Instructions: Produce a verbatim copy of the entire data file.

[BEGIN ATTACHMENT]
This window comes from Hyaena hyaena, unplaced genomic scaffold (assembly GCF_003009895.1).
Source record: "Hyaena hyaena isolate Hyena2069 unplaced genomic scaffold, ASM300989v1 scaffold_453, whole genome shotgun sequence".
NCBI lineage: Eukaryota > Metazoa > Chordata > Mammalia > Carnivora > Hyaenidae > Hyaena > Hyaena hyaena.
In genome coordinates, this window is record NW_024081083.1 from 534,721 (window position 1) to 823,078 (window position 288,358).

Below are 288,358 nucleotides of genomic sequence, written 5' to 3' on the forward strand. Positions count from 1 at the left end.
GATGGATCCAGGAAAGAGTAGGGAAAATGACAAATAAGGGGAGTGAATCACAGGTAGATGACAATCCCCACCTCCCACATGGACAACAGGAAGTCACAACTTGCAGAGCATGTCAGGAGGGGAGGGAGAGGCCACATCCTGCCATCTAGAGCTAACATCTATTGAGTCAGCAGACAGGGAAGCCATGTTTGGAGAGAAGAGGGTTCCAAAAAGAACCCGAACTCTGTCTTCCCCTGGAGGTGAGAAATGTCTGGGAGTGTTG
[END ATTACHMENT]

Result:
This window comes from Hyaena hyaena, unplaced genomic scaffold (assembly GCF_003009895.1).
Source record: "Hyaena hyaena isolate Hyena2069 unplaced genomic scaffold, ASM300989v1 scaffold_453, whole genome shotgun sequence".
NCBI lineage: Eukaryota > Metazoa > Chordata > Mammalia > Carnivora > Hyaenidae > Hyaena > Hyaena hyaena.
In genome coordinates, this window is record NW_024081083.1 from 534,721 (window position 1) to 823,078 (window position 288,358).

Below are 288,358 nucleotides of genomic sequence, written 5' to 3' on the forward strand. Positions count from 1 at the left end.
GATGGATCCAGGAAAGAGTAGGGAAAATGACAAATAAGGGGAGTGAATCACAGGTAGATGACAATCCCCACCTCCCACATGGACAACAGGAAGTCACAACTTGCAGAGCATGTCAGGAGGGGAGGGAGAGGCCACATCCTGCCATCTAGAGCTAACATCTATTGAGTCAGCAGACAGGGAAGCCATGTTTGGAGAGAAGAGGGTTCCAAAAAGAACCCGAACTCTGTCTTCCCCTGGAGGTGAGAAATGTCTGGGAGTGTTG